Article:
Leroy DeLeon is planning to visit Washington soon for two reunions: one with a city, the other with his son.
The 64-year-old Trinidadian played for the Washington Darts and later the Diplomats in the North American Soccer League in the 1970s. He has been back on a few occasions since but can’t recall the last time he stepped foot inside RFK Stadium.
There’s good reason to visit now. Some 35 years since he last played at RFK, DeLeon will take a seat inside the crusty structure in the next month or two and watch his son, Nick DeLeon, run the flanks for D.C. United.
“I hope he performs as good as I did,” Leroy said with a chuckle.
Leroy hasn’t seen Nick, 22, play in person in many years. A divorce and return to Trinidad and Tobago created a gulf between father and son. As the years passed — Leroy coached youth soccer in his homeland while Nick excelled in the University of Louisville’s midfield and became United’s first-round draft pick last winter — they grew further apart.
Upon arrival in Washington for preseason camp, Nick was unaware his father had played in the same stadium. “I was at home or college and he was in Trinidad,” he said. “We just didn’t talk much.”
Nick’s move to the pro ranks has helped repair the relationship. They speak by phone regularly, Leroy offering guidance and Nick providing updates.
“He reiterates that I need to play with confidence and play simple,” Nick said. “Once you feel it, go at the defenders, don’t be worried whether you beat them, just keep going and play your game. He preaches it.”
Attacking prowess runs in the family.
Leroy was a swift attacker during a 15-year U.S. career – outdoor leagues and then indoor circuits — that took him to New York, Washington, Miami, San Jose, Seattle, Detroit and Phoenix.
Nick’s motor purrs just the same. He utilizes speed and cunning to manufacture scoring opportunities. Last Saturday, he broke out of a mid-season rut with a dynamic run that led to Chris Pontius’s goal early in the second half of a 1-0 victory over the Columbus Crew.
DeLeon got off to a blazing start this season, scoring 13 minutes into his pro debut. He started the next eight league matches and recorded two goals and three assists to become the early favorite in the MLS rookie of the year race.
A hamstring injury stunted his progression and, upon returning, he struggled to regain his influential form — a common setback for rookies accustomed to short college seasons.
“We all went through it,” said Pontius, a fourth-year pro. “Nick was no exception, but he found his way back.”
With Saturday’s game-altering move, DeLeon seems to have busted through the rookie wall.
“It’s not where I want to be, but it’s a step in the right direction,” he said. “I’m happy it’s coming around right now. It’s a good time” heading into the final two-plus months of the regular season.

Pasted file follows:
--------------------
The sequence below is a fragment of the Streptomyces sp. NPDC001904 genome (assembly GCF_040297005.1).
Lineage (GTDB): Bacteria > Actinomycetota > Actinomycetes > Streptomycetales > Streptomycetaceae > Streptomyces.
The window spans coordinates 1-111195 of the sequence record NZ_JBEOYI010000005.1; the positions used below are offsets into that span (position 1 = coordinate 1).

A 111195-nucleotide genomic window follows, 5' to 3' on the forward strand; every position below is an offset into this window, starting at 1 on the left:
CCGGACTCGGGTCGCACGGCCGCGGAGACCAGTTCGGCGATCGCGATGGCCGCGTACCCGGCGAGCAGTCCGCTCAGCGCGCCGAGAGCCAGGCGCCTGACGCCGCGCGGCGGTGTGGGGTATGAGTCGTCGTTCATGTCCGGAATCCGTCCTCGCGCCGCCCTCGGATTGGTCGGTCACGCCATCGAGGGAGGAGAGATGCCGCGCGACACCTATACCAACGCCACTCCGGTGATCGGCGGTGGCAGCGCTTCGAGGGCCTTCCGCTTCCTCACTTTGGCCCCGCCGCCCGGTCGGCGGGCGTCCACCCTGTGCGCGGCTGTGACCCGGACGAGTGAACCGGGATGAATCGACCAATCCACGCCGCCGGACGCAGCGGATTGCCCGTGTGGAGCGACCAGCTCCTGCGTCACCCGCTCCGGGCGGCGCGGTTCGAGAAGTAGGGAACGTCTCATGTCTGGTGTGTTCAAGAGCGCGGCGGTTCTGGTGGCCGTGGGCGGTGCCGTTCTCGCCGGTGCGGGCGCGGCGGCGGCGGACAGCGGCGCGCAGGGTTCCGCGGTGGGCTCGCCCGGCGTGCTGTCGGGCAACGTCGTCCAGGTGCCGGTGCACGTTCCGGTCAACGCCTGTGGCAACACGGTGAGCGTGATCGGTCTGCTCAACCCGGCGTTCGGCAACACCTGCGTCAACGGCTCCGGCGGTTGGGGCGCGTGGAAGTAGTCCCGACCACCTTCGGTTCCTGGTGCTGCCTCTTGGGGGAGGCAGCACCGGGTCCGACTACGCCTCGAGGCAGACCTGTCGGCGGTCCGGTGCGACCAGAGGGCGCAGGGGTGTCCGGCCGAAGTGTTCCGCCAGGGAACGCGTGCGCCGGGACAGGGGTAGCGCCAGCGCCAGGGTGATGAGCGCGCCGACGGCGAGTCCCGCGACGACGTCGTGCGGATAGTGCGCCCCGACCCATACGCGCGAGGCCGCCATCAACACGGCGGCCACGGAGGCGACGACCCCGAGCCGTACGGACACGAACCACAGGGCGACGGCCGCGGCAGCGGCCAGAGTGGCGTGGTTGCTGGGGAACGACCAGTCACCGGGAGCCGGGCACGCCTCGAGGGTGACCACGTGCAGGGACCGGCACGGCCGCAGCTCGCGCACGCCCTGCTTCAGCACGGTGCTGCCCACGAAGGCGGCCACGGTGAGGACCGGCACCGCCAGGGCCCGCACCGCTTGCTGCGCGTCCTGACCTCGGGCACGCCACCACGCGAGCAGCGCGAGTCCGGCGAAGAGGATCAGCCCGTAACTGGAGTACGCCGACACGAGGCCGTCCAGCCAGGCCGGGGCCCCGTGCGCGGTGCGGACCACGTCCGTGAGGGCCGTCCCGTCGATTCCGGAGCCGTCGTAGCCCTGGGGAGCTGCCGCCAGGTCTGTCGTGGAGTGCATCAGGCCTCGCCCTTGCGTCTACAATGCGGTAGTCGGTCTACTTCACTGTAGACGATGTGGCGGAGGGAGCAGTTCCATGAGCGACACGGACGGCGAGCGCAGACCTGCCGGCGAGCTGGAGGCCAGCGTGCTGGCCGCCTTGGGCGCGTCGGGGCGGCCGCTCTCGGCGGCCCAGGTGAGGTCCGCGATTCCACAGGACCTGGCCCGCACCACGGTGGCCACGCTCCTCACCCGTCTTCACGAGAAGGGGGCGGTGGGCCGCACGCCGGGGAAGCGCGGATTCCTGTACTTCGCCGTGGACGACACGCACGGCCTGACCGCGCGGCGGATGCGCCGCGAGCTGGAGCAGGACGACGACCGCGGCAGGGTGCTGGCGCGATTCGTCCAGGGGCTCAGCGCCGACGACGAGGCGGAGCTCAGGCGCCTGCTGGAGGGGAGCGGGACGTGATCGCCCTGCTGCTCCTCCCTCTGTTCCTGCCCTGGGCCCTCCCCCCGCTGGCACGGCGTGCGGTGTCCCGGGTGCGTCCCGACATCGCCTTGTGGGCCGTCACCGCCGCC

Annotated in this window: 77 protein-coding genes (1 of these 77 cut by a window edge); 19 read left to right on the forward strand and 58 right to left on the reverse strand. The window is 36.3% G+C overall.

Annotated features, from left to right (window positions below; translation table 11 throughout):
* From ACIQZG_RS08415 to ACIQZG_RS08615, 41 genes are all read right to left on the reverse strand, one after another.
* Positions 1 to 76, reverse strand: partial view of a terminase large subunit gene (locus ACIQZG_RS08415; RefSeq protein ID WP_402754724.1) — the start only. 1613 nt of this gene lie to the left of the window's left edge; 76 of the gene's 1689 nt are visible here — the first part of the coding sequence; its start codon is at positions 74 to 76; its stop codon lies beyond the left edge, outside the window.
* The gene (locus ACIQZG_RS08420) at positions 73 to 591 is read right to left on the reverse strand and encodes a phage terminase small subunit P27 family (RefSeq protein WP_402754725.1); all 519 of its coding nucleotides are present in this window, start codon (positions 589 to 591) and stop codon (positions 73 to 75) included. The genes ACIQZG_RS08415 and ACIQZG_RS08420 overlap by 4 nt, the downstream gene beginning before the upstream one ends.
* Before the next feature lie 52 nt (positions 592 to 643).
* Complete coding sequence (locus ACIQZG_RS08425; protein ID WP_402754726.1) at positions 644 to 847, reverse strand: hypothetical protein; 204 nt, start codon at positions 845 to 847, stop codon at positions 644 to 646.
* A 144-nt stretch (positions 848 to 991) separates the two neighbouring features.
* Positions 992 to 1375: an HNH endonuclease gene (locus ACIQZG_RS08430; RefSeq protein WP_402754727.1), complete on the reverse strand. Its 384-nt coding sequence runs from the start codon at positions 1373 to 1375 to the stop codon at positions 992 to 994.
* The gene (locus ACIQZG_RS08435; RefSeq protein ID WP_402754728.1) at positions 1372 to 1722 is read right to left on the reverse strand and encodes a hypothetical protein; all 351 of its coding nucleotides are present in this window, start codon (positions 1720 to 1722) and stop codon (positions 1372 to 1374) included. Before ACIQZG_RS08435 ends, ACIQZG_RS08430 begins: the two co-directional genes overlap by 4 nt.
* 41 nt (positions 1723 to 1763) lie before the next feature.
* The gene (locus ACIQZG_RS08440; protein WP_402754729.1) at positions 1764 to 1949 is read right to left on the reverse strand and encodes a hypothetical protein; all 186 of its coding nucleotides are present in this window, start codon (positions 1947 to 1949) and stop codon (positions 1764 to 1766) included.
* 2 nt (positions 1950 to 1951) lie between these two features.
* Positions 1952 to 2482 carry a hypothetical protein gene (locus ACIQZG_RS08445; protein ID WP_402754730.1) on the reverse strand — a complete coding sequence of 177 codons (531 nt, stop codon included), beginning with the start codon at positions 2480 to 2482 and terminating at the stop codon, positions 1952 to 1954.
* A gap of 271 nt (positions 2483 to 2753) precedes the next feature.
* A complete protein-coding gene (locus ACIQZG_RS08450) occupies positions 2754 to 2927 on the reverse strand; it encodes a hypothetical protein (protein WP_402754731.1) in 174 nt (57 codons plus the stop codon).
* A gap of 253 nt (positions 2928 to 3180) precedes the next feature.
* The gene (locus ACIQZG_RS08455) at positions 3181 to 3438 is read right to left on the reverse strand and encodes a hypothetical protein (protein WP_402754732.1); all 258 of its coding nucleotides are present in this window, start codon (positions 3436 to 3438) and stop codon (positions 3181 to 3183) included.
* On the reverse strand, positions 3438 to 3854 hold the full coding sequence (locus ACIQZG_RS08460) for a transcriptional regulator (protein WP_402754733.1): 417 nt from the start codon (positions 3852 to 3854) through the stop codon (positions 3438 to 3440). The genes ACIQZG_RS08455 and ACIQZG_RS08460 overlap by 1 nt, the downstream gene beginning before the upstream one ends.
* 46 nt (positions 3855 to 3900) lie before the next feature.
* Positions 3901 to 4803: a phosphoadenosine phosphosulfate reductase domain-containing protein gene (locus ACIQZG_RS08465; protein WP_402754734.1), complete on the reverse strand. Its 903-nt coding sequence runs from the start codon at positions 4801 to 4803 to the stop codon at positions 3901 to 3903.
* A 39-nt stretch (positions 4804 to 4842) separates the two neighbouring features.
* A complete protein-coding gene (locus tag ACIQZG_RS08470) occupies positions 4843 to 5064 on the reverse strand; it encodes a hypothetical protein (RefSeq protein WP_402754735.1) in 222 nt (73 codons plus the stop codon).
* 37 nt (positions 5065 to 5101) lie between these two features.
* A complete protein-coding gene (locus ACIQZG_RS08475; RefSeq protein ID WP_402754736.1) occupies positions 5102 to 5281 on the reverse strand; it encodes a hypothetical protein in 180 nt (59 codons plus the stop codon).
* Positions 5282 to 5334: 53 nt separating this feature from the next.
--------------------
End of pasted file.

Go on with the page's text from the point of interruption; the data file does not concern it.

Nick hopes to replicate his father’s career, one that began as part of the first wave of U.S. soccer imports in the late 1960s. After two seasons with the New York Generals, Leroy scored 23 goals in 44 matches with the Washington Darts, who played at Catholic University before moving to Miami.
From 1974 until early '77, he was with the Diplomats, scoring 18 goals in 50 appearances. “Beautiful times in Washington,” he said.
The Dips traded him to the San Jose Earthquakes, where he played two seasons. While living in the Bay Area, he said he worked as a junior engineer at a start-up company called Apple. “Probably should have kept that job,” he said.
He capped his career scoring bundles of goals for the Phoenix Inferno in the Major Indoor Soccer League.
Leroy, a longtime member of Trinidad and Tobago’s national team and 2008 inductee in the nation’s sports hall of fame, settled in Arizona and entered coaching. Among his pupils was Robbie Findley, a 2006 U.S. World Cup forward who plays for England’s Nottingham Forest.
He didn’t, however, coach his son. “Nick always had great talent, but I was too critical,” Leroy admitted. “He wanted to play the way he wanted to and that drove me nuts. I backed off.”
When Nick was a high school freshman, his parents divorced, and soon Leroy was back in Trinidad.
“They weren’t close,” said United midfielder Danny Cruz, DeLeon’s longtime friend. Cruz had a similar divide with his father, a U.S. Army soldier who served in the Iraq and Afghanistan conflicts.
“As we’ve gotten older, it’s almost the exact same transition: Things happened and we can’t continue to act like children,” Cruz said. “Now he’s close to him. Every boy needs that.”
DeLeon and Cruz are planning to travel to Trinidad during the offseason. Despite family roots, Nick has never been there. His sister, Jessica, a sophomore midfielder at Arizona State, has represented Trinidad at the under-17 level.
For now, Nick will await his father’s visit next month.
“I can’t wait,” he said. “It’s been so long. I miss the guy.”